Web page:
On Tuesday, September 22, the U.S. Food and Drug Administration approved the authorization of the Pfizer BioNTech COVID-19 booster for certain individuals, including those who are 65 years of age and older; people 18-64 years of age at high risk of severe COVID-19; and people 18-64 years of age whose frequent institutional or occupational exposure to SARS-CoV-2 puts them at high risk of serious complications of COVID-19 including severe COVID-19.
Acting FDA Commissioner Dr. Janet Woodstock stated that the authorization will “allow for a booster dose in certain populations such as health care workers, teachers and day care staff, grocery workers and those in homeless shelters or prisons, among others.”
Less than a day later, the Centers for Disease Control and Prevention's vaccine advisory committee endorsed the use of Pfizer and BioNTech's Covid-19 booster shot, but only for people over 65 and those who may be at risk of developing severe disease—not for those whose occupational exposure placed them at higher risk.
However, later that day, CDC Director Dr. Rochelle Walensky broadened the recommendations made by the advisory panel. The CDC stated that people aged 65 years and older, residents in long-term care settings, and people aged 50–64 years with underlying medical conditions should receive a booster shot of Pfizer-BioNTech’s COVID-19 vaccine at least 6 months after completing their Pfizer-BioNTech primary series and that other groups of people, including those who have increased occupational exposure, may receive a booster shot based on their individual risk and benefit.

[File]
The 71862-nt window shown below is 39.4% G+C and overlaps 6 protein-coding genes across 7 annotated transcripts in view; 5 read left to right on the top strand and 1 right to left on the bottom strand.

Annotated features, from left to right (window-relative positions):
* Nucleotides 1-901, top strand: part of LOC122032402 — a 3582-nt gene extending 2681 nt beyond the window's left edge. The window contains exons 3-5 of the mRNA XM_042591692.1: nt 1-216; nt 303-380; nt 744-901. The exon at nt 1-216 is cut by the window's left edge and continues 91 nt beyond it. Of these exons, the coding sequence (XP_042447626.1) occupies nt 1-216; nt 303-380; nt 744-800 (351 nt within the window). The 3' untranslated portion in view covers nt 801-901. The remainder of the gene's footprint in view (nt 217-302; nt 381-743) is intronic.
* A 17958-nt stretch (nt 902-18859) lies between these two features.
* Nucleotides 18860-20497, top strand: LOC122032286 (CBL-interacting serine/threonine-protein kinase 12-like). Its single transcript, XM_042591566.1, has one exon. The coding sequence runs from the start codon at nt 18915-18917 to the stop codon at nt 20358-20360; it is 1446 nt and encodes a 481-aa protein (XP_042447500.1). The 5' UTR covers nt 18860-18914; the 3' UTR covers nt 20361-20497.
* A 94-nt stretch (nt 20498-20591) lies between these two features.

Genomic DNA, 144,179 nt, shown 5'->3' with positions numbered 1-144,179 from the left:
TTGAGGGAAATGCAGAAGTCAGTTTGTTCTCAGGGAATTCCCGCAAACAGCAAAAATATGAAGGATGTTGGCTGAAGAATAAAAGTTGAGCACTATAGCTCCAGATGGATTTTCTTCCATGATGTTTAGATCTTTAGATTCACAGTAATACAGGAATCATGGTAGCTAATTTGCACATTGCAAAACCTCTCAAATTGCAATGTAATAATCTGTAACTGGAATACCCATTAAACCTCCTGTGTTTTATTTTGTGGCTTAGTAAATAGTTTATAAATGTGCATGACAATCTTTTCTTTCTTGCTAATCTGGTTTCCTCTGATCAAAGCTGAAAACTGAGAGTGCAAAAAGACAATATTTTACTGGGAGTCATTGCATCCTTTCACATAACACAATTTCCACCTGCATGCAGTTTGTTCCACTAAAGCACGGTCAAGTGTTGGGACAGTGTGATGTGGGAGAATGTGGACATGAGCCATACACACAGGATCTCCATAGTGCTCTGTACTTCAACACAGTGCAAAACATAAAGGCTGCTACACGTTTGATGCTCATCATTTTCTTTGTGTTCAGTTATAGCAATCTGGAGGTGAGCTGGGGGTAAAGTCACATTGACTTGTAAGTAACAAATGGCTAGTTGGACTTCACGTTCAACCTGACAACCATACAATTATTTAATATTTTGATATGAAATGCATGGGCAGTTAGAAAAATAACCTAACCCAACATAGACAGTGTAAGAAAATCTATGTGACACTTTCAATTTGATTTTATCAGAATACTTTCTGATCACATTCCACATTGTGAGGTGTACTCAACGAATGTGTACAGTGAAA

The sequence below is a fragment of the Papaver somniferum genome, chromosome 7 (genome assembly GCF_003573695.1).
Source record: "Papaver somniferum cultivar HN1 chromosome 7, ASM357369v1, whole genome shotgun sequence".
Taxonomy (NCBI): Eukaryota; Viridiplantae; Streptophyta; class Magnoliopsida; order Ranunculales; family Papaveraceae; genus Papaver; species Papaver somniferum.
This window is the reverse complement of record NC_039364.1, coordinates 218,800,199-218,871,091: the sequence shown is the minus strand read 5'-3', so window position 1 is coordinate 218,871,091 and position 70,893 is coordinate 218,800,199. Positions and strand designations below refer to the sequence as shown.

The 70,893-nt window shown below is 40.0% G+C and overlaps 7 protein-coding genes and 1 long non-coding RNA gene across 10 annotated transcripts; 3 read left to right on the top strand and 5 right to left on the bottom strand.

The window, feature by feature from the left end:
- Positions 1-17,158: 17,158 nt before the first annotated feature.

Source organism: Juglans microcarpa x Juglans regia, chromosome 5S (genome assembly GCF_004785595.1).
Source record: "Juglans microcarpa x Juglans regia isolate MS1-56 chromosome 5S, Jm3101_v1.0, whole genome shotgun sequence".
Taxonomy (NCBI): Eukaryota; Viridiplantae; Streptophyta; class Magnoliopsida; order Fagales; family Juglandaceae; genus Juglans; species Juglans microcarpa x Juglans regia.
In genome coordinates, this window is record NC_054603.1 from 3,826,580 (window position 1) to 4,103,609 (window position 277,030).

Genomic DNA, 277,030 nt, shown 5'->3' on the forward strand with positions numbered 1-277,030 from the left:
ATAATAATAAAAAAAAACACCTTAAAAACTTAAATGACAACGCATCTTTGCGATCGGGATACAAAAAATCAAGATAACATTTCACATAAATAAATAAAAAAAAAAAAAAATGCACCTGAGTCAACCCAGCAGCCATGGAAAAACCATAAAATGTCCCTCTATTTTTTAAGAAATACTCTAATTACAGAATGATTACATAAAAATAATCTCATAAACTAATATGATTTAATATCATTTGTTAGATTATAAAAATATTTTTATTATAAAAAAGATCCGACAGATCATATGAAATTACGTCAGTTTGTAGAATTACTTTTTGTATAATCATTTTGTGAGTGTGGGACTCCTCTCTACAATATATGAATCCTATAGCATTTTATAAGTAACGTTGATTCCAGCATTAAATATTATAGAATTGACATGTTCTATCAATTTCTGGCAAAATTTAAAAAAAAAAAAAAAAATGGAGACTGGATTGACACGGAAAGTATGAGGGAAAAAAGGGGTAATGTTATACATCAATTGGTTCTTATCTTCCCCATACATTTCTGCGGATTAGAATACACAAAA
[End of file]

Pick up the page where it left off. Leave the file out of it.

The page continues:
As a result, the CDC’s official guidance specifies that two groups should get a booster shot if they initially received the Pfizer vaccine at least six months ago, and if they:
- Are individuals 65 years of age or older, OR
- Are 50 years of age or older and at high risk of severe illness from COVID-19.
Additionally, the CDC guidelines stipulate that two groups may get a booster shot if they had their second Pfizer shot at least six months ago and they:
- Are 18 and older and at high risk of severe illness from COVID-19, OR
- Are 18 older and work in an occupation that puts them at higher risk than the general population for exposure to the SARS-CoV-2 virus.